Dearth of Studies on Hunting in India

Krithi K. Karanth
A Rhino hunted for its horn, Assam
Uttam Saikia / WTI
Large-bodied mammal species are the most vulnerable to hunting.

Hunting remains one of the major conservation threats across the world, particularly in tropical countries. Nandini Velho, Krithi K. Karanth and William F. Laurance analyze hunting studies from India. These are the highlights of their study from their paper published in the journal, Biological Conservation.

  • The authors did a meta-analysis of 143 published studies on hunting in India.
  • 114 mammal species are hunted across India and large bodied species are the most vulnerable.
  • A majority (76%) of studies focused on mammals but did not quantify hunting impacts.
  • Eastern-Himalaya and Indo-Myanmar regions are the most vulnerable.
  • Quantitative studies on hunting are needed on different species across India.


The studies were compiled based on Web of Knowledge search and grouped into categories (studies on socio-economic and biological drivers of hunting, abundance or distribution of species linked to hunting, genetic and molecular studies to identify hunting, and other studies referring to hunting).

The Results

  • 143 studies were compiled with 127 reporting hunting of individual taxa. Only 6% actually quantified hunting and 44% were qualitative studies.
  • Studies were from 23 states and 7 union territories.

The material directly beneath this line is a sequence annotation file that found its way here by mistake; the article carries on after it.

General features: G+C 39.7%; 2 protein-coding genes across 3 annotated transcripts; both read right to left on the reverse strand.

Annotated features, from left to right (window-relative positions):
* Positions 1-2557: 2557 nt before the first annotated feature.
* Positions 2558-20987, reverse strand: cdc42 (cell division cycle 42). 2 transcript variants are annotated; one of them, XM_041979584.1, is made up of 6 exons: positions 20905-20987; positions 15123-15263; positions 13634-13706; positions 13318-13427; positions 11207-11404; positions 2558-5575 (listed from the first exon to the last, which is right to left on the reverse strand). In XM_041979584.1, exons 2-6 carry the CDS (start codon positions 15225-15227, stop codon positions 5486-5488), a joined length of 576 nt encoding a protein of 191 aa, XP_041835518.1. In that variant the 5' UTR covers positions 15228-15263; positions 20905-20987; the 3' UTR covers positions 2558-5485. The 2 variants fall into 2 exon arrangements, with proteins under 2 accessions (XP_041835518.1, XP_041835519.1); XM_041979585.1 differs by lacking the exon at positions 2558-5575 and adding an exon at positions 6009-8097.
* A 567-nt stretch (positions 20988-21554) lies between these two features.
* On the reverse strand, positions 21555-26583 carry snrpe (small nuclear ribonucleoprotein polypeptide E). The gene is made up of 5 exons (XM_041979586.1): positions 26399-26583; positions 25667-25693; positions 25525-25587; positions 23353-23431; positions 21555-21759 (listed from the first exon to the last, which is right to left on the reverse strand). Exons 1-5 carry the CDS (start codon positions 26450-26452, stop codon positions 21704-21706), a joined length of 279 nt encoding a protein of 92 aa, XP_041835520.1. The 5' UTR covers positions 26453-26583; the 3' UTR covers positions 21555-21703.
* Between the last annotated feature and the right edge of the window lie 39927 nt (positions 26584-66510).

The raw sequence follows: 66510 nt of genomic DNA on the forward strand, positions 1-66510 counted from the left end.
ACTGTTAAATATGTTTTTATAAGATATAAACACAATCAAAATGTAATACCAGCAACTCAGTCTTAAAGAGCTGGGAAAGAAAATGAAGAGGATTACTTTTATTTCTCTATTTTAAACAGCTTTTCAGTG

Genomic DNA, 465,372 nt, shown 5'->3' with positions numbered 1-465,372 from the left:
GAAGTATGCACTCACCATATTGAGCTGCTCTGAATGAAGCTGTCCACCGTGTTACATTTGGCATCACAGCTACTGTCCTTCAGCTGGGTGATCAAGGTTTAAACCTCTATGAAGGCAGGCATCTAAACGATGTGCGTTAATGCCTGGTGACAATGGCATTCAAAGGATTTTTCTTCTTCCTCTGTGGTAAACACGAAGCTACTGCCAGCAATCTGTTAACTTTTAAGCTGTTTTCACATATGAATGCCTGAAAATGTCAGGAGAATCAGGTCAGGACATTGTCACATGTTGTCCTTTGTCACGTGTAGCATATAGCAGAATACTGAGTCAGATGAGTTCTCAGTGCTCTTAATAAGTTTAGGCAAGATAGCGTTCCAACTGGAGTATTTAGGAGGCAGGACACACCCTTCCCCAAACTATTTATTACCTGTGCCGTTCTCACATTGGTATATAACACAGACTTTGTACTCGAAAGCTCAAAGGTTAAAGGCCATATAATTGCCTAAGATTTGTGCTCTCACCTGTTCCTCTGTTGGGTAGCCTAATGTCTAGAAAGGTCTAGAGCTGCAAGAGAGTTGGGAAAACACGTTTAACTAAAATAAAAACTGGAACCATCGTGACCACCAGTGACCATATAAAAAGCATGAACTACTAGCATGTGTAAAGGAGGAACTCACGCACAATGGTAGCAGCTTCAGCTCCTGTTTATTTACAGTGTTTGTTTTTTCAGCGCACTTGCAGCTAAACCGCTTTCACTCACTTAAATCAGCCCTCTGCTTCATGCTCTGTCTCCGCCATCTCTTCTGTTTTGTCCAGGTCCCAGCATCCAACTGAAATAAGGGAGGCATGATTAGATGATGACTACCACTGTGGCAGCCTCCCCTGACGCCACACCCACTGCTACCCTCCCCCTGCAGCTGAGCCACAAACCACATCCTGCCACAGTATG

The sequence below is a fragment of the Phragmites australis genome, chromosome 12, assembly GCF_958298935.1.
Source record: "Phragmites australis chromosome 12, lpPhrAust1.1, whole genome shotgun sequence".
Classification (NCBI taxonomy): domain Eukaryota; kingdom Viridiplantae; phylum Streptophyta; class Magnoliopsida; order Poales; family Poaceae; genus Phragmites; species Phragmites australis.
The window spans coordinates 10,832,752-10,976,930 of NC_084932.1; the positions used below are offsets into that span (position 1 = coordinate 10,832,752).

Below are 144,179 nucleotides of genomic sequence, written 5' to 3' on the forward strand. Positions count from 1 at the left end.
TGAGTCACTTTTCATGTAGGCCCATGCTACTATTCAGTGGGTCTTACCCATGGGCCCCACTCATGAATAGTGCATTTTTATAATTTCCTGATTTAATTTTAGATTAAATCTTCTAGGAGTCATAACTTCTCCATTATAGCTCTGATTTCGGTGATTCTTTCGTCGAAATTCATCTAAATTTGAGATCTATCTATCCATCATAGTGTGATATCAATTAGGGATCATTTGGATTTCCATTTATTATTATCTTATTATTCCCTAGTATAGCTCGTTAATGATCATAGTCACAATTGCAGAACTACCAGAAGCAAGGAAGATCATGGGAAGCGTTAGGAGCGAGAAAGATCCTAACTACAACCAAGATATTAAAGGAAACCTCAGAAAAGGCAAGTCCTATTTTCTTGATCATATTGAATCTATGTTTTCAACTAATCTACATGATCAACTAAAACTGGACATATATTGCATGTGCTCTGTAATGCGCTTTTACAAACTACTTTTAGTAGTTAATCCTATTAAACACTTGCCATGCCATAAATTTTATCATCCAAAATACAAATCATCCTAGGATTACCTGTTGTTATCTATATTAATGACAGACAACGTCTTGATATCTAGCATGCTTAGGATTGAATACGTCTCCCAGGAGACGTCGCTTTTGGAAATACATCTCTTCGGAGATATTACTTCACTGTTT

• Genetic and molecular studies comprised 9% but were focused on one-horned rhino, Asian elephant, large felids, mongoose species and crocodile species.
  • Most (76%) studies were focused on mammals and 20% on birds. 114 species of mammals were identified.
  • Reasons for hunting include for food and cultural reasons. Common methods include guns and snares.
  • Hunting has negative impacts on both behavior and abundance of species. For example, excessive hunting of male elephants in Periyar resulted in a skewed sex ratio of 1 male to 101 females in a 20-year period.
  • Hunting has affected game and water birds, including large bodied birds such as hornbills and the Great Indian Bustard.
  • 94 species are hunted in the Eastern Himalaya and Indo-Myanmar complex compared to 33 species in the Western Ghats.

More work to be done on hunting

As a mega-diversity country, India has many species that are seriously threatened with extinction, particularly large mammals, and this appears to be higher in the Northeast. Although many Indian species that are protected by the Wildlife Protection Act are on the IUCN Red List, recently discovered and hunted species such as the leaf goral and Arunachal macaque are still missing from the Red List. Quantitative estimates of hunting are urgently needed and should be expanded to other taxonomic groups. Broader impacts on plant-animal interactions also need to be evaluated in conjunction with hunting studies. Human dependence on wild meat will continue to be a detriment to already decimated Indian wildlife and requires serious efforts to protect species and encourage a shift to alternate sources of domestic protein.

See full article on ScienceDirect.

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About the author

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Dr. Krithi K Karanth is Chief Conservation Scientist and Executive Director at CWS and Adjunct Faculty at Duke and NCBS.


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